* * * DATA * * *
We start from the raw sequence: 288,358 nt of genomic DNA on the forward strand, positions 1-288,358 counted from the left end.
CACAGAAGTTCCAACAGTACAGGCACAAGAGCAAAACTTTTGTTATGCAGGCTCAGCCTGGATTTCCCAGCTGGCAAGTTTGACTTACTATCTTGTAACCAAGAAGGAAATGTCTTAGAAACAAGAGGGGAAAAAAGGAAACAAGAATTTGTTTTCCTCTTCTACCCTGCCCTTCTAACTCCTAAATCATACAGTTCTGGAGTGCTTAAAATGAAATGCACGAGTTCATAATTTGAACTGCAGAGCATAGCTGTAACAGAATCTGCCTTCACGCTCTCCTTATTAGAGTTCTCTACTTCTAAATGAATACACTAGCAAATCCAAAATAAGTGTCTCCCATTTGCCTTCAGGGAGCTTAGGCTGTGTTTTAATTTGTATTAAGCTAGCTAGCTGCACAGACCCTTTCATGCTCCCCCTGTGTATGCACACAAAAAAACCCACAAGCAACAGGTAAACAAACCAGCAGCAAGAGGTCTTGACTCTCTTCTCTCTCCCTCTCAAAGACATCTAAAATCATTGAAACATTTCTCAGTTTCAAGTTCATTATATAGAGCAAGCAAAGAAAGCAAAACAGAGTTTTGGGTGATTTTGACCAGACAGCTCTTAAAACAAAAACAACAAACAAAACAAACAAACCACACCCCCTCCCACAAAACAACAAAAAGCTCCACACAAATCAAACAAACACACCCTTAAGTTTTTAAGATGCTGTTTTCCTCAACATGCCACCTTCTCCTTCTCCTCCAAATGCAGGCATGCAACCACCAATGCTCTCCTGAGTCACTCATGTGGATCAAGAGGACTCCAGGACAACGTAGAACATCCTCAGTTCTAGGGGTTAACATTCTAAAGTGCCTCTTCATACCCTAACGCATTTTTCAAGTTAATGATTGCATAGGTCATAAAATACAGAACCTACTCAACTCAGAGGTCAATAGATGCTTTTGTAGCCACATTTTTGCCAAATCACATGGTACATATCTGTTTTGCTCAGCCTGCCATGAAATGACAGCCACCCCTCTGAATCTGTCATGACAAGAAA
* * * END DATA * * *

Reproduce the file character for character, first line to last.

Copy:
We start from the raw sequence: 288,358 nt of genomic DNA on the forward strand, positions 1-288,358 counted from the left end.
CACAGAAGTTCCAACAGTACAGGCACAAGAGCAAAACTTTTGTTATGCAGGCTCAGCCTGGATTTCCCAGCTGGCAAGTTTGACTTACTATCTTGTAACCAAGAAGGAAATGTCTTAGAAACAAGAGGGGAAAAAAGGAAACAAGAATTTGTTTTCCTCTTCTACCCTGCCCTTCTAACTCCTAAATCATACAGTTCTGGAGTGCTTAAAATGAAATGCACGAGTTCATAATTTGAACTGCAGAGCATAGCTGTAACAGAATCTGCCTTCACGCTCTCCTTATTAGAGTTCTCTACTTCTAAATGAATACACTAGCAAATCCAAAATAAGTGTCTCCCATTTGCCTTCAGGGAGCTTAGGCTGTGTTTTAATTTGTATTAAGCTAGCTAGCTGCACAGACCCTTTCATGCTCCCCCTGTGTATGCACACAAAAAAACCCACAAGCAACAGGTAAACAAACCAGCAGCAAGAGGTCTTGACTCTCTTCTCTCTCCCTCTCAAAGACATCTAAAATCATTGAAACATTTCTCAGTTTCAAGTTCATTATATAGAGCAAGCAAAGAAAGCAAAACAGAGTTTTGGGTGATTTTGACCAGACAGCTCTTAAAACAAAAACAACAAACAAAACAAACAAACCACACCCCCTCCCACAAAACAACAAAAAGCTCCACACAAATCAAACAAACACACCCTTAAGTTTTTAAGATGCTGTTTTCCTCAACATGCCACCTTCTCCTTCTCCTCCAAATGCAGGCATGCAACCACCAATGCTCTCCTGAGTCACTCATGTGGATCAAGAGGACTCCAGGACAACGTAGAACATCCTCAGTTCTAGGGGTTAACATTCTAAAGTGCCTCTTCATACCCTAACGCATTTTTCAAGTTAATGATTGCATAGGTCATAAAATACAGAACCTACTCAACTCAGAGGTCAATAGATGCTTTTGTAGCCACATTTTTGCCAAATCACATGGTACATATCTGTTTTGCTCAGCCTGCCATGAAATGACAGCCACCCCTCTGAATCTGTCATGACAAGAAA